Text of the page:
I have yet to do an in-depth study of the support group known as Moderation Management, so I have no opinion on their program (except for the fact that I am wary of ANY self-help groups for substance users, because regardless of the quality of the message, people tend to use the meetings as a form of “medicine” instead of relying on themselves, or they use the meetings as a place to ride the fence and avoid deciding to change while telling themselves they’re “trying” or that they’re “doing something” about their problem). I do have opinions on the viability of moderate drinking for those we call “alcoholics”, and it goes like this: Moderation is certainly a possibility, and the data shows that the majority of those who were previously alcohol dependent eventually change their habits to a pattern of moderate drinking, thus in my opinion, it’s wrong and misleading to tell people that they must abstain or else powerlessly die in a fit of excessive drinking.
Most people in the recovery culture disagree vehemently with this opinion, and refuse to acknowledge the facts upon which it is based. They take great pride in mocking, belittling, and threatening with imminent death, anyone who has a drinking problem and would like to resolve it by simply cutting back on their use rather than completely abstaining from alcohol. It should come as no surprise then, that when a self-help group called Moderation Management (MM) popped up in the 90’s, many AA’s gave dire warnings about it, called it dangerous, and said that it would kill people.
Now we get to the myth. 12-steppers thought they’d found their smoking gun against MM when it’s founder, Audrey Kishline, got into a drunk driving accident and killed two people in the process. This has become a standard talking point for AA members who comment on any news article or online forum where the abstinence only approach of AA and treatment programs is criticized or discussed in any way. Here’s a recent comment on a Huffington Post article where Kishline is invoked to shoot down a criticism of the recovery culture:
There’s a huge market out there of alcoholics who would like to manage their drinking and drink socially. About 16 years ago there was a self help group started by a woman, I believe, called MM or Moderation Management (of drinking). Her group was receiving fair publicity and had some growth in the mid 1990’s. After all, there is a lot of appeal to the idea that one can gain control of a behavior or over consumption of a substance, even after much evidence is accumulated to the contrary. Unfortunately for the MM program, the founder was arrested for DUI, with four times the legal limit of alcohol in her. She killed two people in that accident. …Many ill people will suffer as they pursue controlling the uncontrollable.SOURCE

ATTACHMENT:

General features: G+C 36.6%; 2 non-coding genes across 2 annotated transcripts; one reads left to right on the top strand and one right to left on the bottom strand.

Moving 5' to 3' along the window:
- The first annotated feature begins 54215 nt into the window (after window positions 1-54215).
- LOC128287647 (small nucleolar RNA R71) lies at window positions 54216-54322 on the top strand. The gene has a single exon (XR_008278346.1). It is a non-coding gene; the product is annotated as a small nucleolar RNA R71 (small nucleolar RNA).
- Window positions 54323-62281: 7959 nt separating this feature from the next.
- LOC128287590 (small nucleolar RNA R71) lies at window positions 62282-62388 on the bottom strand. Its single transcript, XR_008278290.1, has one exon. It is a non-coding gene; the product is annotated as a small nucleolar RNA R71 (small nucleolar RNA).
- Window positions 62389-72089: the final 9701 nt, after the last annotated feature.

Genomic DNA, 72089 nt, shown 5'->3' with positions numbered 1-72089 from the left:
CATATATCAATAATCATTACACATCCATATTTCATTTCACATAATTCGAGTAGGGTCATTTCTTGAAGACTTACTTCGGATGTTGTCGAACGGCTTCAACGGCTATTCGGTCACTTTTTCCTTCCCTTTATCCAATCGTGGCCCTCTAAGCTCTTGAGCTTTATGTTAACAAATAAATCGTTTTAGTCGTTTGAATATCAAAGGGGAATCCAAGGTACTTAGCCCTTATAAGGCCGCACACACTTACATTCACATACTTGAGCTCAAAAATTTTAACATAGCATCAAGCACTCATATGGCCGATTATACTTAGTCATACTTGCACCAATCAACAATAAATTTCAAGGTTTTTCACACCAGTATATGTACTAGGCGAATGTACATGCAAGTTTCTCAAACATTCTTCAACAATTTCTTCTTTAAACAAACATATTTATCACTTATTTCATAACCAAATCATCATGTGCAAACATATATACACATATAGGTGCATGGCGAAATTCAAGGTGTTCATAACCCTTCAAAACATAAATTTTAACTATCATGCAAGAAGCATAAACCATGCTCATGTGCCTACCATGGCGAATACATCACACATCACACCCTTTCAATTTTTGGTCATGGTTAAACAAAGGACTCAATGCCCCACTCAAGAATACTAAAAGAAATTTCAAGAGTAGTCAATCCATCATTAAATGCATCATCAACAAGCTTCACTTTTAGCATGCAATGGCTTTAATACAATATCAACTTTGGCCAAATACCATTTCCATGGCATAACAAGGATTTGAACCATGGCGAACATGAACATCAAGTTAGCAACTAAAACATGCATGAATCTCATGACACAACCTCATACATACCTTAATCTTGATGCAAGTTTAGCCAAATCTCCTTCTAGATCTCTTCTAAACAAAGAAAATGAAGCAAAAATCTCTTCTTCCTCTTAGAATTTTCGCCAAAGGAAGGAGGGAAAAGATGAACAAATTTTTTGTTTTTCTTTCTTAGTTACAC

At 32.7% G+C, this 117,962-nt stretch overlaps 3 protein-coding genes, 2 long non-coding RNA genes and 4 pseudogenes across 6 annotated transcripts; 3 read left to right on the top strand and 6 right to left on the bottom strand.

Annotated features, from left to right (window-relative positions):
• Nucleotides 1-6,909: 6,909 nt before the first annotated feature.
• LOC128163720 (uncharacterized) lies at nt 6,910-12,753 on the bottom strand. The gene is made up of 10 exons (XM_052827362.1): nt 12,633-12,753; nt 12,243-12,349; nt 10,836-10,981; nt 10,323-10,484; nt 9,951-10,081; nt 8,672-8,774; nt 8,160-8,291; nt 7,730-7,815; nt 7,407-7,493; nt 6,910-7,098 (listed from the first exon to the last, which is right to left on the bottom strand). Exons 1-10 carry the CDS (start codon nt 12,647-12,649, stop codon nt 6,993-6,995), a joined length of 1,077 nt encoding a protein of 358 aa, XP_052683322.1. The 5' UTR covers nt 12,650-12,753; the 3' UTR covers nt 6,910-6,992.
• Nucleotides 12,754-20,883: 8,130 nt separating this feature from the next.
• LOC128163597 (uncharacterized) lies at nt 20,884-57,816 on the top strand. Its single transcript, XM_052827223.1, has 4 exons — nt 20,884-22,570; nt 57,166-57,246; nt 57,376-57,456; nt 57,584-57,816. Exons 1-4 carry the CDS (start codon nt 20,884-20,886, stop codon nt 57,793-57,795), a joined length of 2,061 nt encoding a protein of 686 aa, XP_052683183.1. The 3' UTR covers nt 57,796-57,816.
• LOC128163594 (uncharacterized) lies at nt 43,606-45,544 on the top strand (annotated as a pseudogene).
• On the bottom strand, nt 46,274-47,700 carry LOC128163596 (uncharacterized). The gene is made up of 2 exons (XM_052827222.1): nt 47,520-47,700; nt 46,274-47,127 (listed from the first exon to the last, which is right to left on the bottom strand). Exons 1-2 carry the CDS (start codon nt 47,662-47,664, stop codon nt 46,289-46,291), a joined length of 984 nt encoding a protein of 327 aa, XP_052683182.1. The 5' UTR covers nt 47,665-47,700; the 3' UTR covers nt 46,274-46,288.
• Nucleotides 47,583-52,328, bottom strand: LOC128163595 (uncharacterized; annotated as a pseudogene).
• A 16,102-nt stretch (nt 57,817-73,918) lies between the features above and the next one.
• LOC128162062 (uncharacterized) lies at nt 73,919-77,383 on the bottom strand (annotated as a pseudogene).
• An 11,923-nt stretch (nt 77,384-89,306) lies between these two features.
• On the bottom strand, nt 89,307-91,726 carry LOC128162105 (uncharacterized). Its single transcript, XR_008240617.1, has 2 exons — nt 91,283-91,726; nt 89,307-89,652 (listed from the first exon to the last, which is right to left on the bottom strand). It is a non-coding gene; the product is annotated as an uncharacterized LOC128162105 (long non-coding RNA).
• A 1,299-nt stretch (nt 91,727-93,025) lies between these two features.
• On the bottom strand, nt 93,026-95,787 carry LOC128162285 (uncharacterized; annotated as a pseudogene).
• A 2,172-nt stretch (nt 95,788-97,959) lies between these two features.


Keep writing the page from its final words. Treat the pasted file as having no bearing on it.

While it is true that Audrey Kishline did get drunk and kill two people in an accident, and this is a tasty fact, the logic of jumping to the conclusion that moderation is impossible and programs for moderate drinking are killing people doesn’t hold up. If it did, then we could just as well say that any drinking by anyone at all is deadly and causes drunk driving deaths. Of course there is no reason to believe such a claim, as there is no reason to believe this claim. It is a single incident of someone making a bad decision, but there is no evidence to suggest that everyone or even a majority of people who try to moderate their drinking will get themselves into a deadly disaster. There is only an isolated incident of this woman making a bad decision – we should keep this in perspective. I could just as well hold up one AA member who killed someone, and blame AA. I try not to do that though, because it’s not logically sound, my criticisms tend to highlight patterns of behavior, or look at a broader set of data. Any single person may make any sort of decision, people are fallible, but it’s a leap to say that a whole organization is evil based on the bad decisions of a single member.
But isn’t it pretty significant that she was the founder of MM? Well, yes, I guess it is. What’s also significant is that she started out in AA, then moved to MM, and then 2 months before her fatal accident she left MM, rejoined AA and some type of treatment program, and had concluded her drinking was “uncontrollable”. That’s right, she was subscribing to the ways of AA way when she killed two people in a drunk driving accident. This doesn’t condemn AA though, nor does it condemn MM, it just is what it is, an isolated incident which one could never use to make a full judgment on either program. I can find much better reasons to condemn AA. I just think it helps to know the full story, since the AA’s never present this part of it when they’re giving us dire warnings about the dangers of attempting moderation.
The controversy over MM, along with some research on it’s membership is documented in this study: A Research Based Analysis of the Moderation Management Controversy
And Stanton Peele discusses the case with Bill O’Reilly in this video: